I can't remember, most likely made it for myself, more than likely.

Right. Do you remember how old you were in that photograph?
I wasn't married. I was, say seventeen, eighteen.

So you'd just started really in Laura Ashley?
Yes, yes, well I got married when I was nineteen, so that's in-between there somewhere.

And where is, where's that taken?
Oh, that's outside my mam and dad's house.

Is it? Was that near the factory?
Yes, not far, in the village.

VN002.4 That's outside the factory. You're in this, are you?
No, no, I'm not in there. My sister's in there, Rosina.

That's the one on the right?
Yes.

Okay. And the other two?
Well, that's her sister-in-law now. And that's another girl that used to work there called Jennifer.

Right, and this is the old factory is it?
That's the old factory. It's still there, you know, standing, but it's a mess, but it's still there, like I said, it's an old club house that lost its licence. And we used to come in a door by here, and we used to sew here.

Right, behind those windows?
Yes, behind there.

So this is the back of the building is it?
That's the side.

So where are you looking out on?
The main road's here. Yes, it's right on the main road, when you're going through the village, it's half way through the village, and it's there.

VN002.5 Okay, so whose car are you sat on there?
That's Bernard Ashley's, ha, ha.

Did he know you used to sit on his sports car?
Ha, ha, I don't know.

Do you remember what sort of car it was?
It's a sports car it is, it's a lovely car.

Yes, it's a soft top, isn't it.
Yes, yes.

So do you know these two other girls still?
Yes, yes.

Are they in Carno still?
That one is, I'm not sure about that one now.

The one in the middle is, and that's your sister's . . ?
Sister in law, yes. I don't know about . . . that's me there.

And you're on the right?
Yes, showing our legs.

Were you at the factory then?
Yes, sitting on the factory wall.

That's the factory wall is it?
Yes, yes, and the road is right behind us there. And the factory you were looking at there (in VN002.4) is up here, and we're sitting on the factory wall there.

So is this taken during a break?
Must have been, yes, or dinner break or something. Looks like we're happy, doesn't it? It does. And the nylon overalls.

That's what you're wearing there, isn't it?
Yes, yes, a nylon overall.

So who were these other people?
She was the secretary. Like I say, I think they've most of them have passed away now.

Do you remember their names?
Yes, yes. That's Jennifer, Ann and Glenys (Hughes? VN041). Yes, I remember them all. I used to, if I worked on a Saturday morning, I used to go to work with rollers and a headscarf ready for Saturday night.

And did they allow that?
Yes, a head full of rollers and a scarf round my head on a Saturday morning, yes.

It's a lovely photograph, isn't it.
Black and white. Yes, the rollers used to be on a Saturday morning to go to work.

So what else have you got there?
That's the same, you've seen that.

VN002.6 So this is, that's you again, is it?
Yes, yes.

And whose car is that?
Oh, I can't remember whose car that is.

VN002.11 And what's this?
That's when they won the Queen's Award for growth of exports, and they gave us something, I can't remember what we had. They gave all the staff, I can't remember whether we had money or what.

So this is an invitation is it, to that, um, was it a celebration?
No, we had something with this. I can't remember was it money, or what, and that was with it. And when was that? Nineteen seventy-seven.

And what's this?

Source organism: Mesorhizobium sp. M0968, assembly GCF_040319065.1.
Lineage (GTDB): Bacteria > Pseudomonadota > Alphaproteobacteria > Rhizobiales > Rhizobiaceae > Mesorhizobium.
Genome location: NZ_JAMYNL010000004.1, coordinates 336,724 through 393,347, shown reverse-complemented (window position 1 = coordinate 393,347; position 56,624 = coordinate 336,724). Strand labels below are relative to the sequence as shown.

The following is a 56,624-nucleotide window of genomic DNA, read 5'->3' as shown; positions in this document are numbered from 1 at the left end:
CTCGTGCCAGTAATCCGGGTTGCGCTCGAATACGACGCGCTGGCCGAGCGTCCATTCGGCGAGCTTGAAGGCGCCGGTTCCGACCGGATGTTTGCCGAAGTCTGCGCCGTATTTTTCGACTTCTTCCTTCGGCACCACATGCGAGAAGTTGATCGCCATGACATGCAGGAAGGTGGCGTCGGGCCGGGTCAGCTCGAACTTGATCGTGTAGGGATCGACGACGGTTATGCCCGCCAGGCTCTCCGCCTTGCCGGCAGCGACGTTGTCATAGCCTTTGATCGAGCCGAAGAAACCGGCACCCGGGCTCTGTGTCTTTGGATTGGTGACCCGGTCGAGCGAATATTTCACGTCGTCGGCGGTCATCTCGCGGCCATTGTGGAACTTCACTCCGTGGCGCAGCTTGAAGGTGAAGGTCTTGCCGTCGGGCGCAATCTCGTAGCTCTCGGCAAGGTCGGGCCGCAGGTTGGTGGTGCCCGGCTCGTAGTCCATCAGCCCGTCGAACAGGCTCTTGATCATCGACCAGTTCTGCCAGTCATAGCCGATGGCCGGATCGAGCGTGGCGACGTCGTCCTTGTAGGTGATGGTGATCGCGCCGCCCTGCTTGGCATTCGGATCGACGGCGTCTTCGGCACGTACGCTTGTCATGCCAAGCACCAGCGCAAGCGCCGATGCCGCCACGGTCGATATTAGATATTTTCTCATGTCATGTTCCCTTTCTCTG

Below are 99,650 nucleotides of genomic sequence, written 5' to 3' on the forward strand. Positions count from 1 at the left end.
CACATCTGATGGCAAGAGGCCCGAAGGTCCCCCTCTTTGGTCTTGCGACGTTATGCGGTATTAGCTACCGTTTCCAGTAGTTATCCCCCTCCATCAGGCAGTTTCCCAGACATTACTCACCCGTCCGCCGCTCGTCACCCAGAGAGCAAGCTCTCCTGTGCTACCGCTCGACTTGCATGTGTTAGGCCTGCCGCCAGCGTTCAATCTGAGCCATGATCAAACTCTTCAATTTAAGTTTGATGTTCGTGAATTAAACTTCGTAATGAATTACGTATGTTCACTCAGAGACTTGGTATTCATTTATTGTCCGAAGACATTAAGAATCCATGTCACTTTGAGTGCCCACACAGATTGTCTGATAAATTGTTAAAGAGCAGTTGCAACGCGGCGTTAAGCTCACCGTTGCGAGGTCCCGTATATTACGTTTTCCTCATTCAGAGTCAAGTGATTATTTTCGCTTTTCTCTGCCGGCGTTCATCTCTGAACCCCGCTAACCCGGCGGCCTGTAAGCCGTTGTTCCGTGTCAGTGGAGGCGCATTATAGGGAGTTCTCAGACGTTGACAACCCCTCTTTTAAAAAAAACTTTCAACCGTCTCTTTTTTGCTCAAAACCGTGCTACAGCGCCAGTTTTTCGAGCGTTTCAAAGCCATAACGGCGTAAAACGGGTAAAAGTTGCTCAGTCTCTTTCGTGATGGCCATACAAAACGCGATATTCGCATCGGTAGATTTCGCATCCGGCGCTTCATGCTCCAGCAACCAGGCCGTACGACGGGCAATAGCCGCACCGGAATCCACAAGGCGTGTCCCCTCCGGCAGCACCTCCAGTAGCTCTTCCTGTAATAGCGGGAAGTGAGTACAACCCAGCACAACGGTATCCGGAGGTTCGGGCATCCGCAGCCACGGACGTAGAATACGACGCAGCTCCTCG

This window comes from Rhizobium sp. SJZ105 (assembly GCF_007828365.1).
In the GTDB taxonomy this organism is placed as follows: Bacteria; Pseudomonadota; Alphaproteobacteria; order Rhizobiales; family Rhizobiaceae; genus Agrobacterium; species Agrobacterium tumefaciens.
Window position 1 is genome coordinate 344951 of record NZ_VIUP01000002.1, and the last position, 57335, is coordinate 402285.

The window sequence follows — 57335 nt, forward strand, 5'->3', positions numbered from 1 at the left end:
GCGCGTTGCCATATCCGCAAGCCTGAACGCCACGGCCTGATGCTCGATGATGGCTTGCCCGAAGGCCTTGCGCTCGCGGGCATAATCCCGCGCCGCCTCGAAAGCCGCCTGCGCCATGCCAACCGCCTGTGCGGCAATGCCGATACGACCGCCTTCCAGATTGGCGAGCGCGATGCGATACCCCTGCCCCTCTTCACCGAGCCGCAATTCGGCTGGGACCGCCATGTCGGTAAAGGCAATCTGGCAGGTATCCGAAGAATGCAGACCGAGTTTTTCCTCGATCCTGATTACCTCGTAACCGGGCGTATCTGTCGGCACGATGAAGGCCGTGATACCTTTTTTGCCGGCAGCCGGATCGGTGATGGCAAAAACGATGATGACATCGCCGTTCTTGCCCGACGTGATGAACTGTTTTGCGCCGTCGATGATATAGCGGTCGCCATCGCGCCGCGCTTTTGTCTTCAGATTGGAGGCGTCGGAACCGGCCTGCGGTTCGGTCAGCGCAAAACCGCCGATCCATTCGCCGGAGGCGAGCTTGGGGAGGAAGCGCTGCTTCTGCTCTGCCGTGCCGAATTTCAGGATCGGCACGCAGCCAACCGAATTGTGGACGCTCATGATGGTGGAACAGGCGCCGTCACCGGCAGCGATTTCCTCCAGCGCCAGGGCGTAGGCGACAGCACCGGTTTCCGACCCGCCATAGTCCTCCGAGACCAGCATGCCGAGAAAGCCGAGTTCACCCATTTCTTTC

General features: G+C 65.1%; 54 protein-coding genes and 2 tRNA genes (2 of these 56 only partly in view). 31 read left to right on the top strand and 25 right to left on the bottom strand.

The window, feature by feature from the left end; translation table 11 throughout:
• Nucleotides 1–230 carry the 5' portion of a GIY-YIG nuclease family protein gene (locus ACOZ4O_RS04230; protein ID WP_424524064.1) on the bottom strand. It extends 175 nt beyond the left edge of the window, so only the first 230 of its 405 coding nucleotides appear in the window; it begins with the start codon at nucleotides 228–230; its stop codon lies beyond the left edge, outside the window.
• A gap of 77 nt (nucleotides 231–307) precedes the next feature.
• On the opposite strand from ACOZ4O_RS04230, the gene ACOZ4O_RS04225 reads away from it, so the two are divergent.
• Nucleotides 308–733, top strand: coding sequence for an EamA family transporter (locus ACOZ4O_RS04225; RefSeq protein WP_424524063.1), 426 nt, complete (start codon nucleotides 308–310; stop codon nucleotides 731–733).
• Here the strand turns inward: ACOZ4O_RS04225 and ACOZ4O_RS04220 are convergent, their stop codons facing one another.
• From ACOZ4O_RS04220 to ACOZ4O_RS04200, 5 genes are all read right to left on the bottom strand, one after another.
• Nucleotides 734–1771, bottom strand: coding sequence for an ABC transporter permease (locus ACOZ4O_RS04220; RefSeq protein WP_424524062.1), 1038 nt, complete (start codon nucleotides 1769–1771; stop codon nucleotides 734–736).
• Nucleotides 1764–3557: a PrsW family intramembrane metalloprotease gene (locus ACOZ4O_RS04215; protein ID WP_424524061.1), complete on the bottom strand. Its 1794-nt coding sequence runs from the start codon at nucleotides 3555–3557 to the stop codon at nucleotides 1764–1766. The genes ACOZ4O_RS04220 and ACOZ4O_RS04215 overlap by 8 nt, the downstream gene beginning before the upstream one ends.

Oh, that's nothing, I don't think, that's just our Ruby anniversary. VN002.8 He lives in Carno and worked for Laura Ashley, John Griffiths (left), they were in the back there, all together, and that's, um, he's passed away now as well, and there's my sister again there (centre).

Okay, and this is outside the factory again?
That's outside the factory again. Yes, like I say, he used to do the printing, after when he came in, and he used to do a lot, we still see him quite often.

What's his name again?
John Griffiths. Yes, and he's got a beautiful house, they've all got beautiful houses, all who worked for Laura Ashley.

Did he have one on the plot?
No, no. He did (Mo indicated the man on the right).

What's his name?
Oh, he's passed away now, he was one of the directors, Meirion Rowlands (brother to Gwlithyn Rowlands, VN013). He came from working on a farm and shearing, and his mam and his sister used to work there, and they were desperate in the factory one day and he said to Bernard Ashley 'Well, I don't know nothing about sewing material', he said 'You shear sheep, don't you?' Yes, well you can use a scissors.' So that's how he got in, and he was a director in the end, he worked his way up.

He took to it then?
Yes, yes, he was brilliant.

So did the farm go under or . . . ?
No he was a work farm hand. So he said 'You can use shearer's scissors, you can use a scissors,' so that's how Meirion came in there, the whole family, whole family, from granddads to everybody, everybody got on. We were fine, but I mean, I only worked there, really, and I didn't work in the big factory for long. But it was like family there.

Everybody looks very happy in the photographs.
Yes, yes, and, I mean, when he passed away, you know, they -

Which one?
Bernard Ashley. Jane, the daughter, they'd asked John could he contact a few of the old ones, you know, and we were quite near the front. And they invited all back to Rhayader after, to the house. So they never forgot, never forgot you. . . . And that's one of their perfumes, an old one.

VN002.11 Laura Ashley perfume?
Yes. Horrible.

Is it?
VN002.13 Yes. But it's old, that one. And I've got, they came to our wedding as well, and they've written in here somewhere. . . I can't remember where they've signed it now, 'Bernard and Laura Ashley.'

http://www.lleisiaumenywodffatri.cymru/uploads/VN002.2.pdf